2 Corinthians 5:21 (ESV), which says: “For our sake he made him to be sin who knew no sin, so that in him we might become the righteousness of God.” Our sin was transferred to Jesus, who was 'made ... to be sin', and punished on the cross; and Jesus’ righteousness, or perfect life of obedience, was transferred to us and we get saved from the wrath of God.

In tomorrow’s blog, I will discuss who gets saved by the work of Jesus.

Tuesday, 18 December 2018

Why Christmas? Answer: To save sinners

I am currently preaching a sermon series on this topic, ‘Why Christmas?’; and have looked at how the Christmas story displays the two sides of reality, the natural and the supernatural. Then I shared on how Christmas and the becoming flesh of the immortal Son of God was so that Jesus could die and so defeat evil. (You could listen to these messages on our church website, This coming Sunday, I will look at how Christmas reveals God and then on Christmas day, will examine how Jesus came to earth to save sinners.

The Scriptures are clear on this saving message of Christmas:

Matthew 1:21 (ESV) – “She will bear a son, and you shall call his name Jesus, for he will save his people from their sins.”

Luke 19:10 (ESV) – “For the Son of Man came to seek and to save the lost.”

1 Timothy 1:15 (ESV) -  “The saying is trustworthy and deserving of full acceptance, that Christ Jesus came into the world to save sinners, of whom I am the foremost.”

In this blog, I would like to look at what it is that Jesus saves us from.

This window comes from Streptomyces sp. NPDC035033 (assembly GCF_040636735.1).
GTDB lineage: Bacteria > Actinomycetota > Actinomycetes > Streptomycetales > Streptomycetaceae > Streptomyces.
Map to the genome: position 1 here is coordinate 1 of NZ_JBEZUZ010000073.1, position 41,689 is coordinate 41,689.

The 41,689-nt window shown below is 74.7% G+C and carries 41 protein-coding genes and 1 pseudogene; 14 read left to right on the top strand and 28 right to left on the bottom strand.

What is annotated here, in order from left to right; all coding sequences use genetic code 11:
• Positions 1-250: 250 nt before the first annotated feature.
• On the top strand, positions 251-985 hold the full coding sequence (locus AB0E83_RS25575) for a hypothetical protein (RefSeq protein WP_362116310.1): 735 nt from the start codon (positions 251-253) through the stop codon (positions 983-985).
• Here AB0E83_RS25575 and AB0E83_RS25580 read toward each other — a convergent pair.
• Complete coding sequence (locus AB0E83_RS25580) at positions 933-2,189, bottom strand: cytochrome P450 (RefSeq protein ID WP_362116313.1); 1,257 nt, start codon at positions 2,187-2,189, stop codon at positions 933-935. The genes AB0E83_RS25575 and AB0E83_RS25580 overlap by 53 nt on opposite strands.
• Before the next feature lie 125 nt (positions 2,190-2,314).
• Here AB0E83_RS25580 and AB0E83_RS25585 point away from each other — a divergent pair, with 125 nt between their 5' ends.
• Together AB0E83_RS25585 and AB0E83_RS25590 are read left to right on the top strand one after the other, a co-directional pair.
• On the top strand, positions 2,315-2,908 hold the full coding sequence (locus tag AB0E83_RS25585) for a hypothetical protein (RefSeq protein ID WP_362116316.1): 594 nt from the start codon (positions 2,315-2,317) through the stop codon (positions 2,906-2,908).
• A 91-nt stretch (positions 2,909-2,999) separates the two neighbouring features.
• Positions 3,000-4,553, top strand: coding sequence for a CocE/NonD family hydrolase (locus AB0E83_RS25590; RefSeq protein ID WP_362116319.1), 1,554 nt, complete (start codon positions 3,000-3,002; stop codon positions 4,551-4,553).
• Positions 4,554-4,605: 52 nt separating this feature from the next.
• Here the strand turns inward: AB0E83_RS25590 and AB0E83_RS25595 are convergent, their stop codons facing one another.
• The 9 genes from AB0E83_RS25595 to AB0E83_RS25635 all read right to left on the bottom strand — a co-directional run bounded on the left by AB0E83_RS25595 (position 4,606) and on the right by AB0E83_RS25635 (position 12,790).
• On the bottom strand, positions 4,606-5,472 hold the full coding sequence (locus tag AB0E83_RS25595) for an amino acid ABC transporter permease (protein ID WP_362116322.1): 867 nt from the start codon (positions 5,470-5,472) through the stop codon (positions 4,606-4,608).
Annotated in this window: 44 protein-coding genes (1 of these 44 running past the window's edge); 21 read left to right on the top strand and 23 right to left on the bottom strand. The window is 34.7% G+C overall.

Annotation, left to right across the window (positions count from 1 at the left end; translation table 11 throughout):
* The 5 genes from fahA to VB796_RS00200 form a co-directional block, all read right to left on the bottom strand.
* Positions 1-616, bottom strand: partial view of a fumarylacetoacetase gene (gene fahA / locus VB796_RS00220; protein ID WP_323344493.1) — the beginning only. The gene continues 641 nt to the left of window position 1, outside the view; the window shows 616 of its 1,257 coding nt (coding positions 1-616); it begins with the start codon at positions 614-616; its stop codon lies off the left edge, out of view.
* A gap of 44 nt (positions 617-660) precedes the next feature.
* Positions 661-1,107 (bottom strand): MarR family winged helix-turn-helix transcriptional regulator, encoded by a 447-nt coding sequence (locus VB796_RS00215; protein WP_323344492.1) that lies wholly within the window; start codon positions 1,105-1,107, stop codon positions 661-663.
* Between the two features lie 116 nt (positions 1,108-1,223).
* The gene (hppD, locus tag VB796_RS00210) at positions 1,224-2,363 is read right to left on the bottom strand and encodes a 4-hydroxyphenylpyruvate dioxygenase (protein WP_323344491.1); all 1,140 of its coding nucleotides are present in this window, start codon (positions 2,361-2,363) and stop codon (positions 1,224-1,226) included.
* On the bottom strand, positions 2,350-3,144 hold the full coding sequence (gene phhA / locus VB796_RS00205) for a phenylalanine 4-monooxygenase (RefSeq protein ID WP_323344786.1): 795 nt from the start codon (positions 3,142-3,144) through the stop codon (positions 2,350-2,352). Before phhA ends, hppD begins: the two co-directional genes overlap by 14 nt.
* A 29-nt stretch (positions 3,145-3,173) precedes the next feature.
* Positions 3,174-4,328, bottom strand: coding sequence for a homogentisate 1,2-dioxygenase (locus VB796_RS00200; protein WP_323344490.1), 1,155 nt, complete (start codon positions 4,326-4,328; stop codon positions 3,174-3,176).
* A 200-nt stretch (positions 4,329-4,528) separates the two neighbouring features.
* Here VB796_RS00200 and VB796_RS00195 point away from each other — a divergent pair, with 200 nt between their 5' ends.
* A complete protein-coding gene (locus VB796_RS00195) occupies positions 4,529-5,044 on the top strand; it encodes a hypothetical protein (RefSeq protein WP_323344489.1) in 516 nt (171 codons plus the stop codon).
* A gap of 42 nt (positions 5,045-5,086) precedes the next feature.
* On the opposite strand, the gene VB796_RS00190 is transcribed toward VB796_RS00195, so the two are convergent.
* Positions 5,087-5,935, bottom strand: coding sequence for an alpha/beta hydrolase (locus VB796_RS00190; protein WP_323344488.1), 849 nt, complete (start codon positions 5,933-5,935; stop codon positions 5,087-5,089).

Another way of thinking about this, could be to ask: What or who is our greatest threat or danger? What is it that could so destroy us, that Jesus needed to come to earth to save us from it?

·     It was not a lack of education, loneliness, poverty, sickness, suffering.
·     It was not some human threat, like violence or war, or even ourselves, who can really mess up.

·     It was not even the Devil.

All these are dangers and threats, but according to the Word of God, none of these is our greatest threat.

Surprisingly, the Bible reveals that our greatest threat and danger is from God Himself. And, in a very real sense, Jesus came to save us from God. Or from the Justice of God. Or, because Jesus is God (John 1:1), the second Person of the Holy Trinity (Matthew 28:19), God (in Christ) was saving us from Himself.

We might say that God was conflicted within Himself. As to his justice, demanding the punishment of sin; and as to his mercy seeking the pardon of sinners. And that the message of Christmas is that God solved this inner conflict between His justice and His mercy by coming to earth Himself, in the Person of His Son, Jesus, and satisfying the demands of His justice by taking our punishment upon Himself so that he might offer us His mercy. 

Let’s not misunderstand what we mean by our needing to be saved from God; and let's also not miss this fact, that we need to be saved from God, or from the threat of His wrath. 

Romans 2:5 (ESV) says: “But because of your hard and impenitent heart you are storing up wrath for yourself on the day of wrath when God's righteous judgment will be revealed.”

Our greatest and ultimate threat is the God of "wrath" who will one "day" execute His "judgment".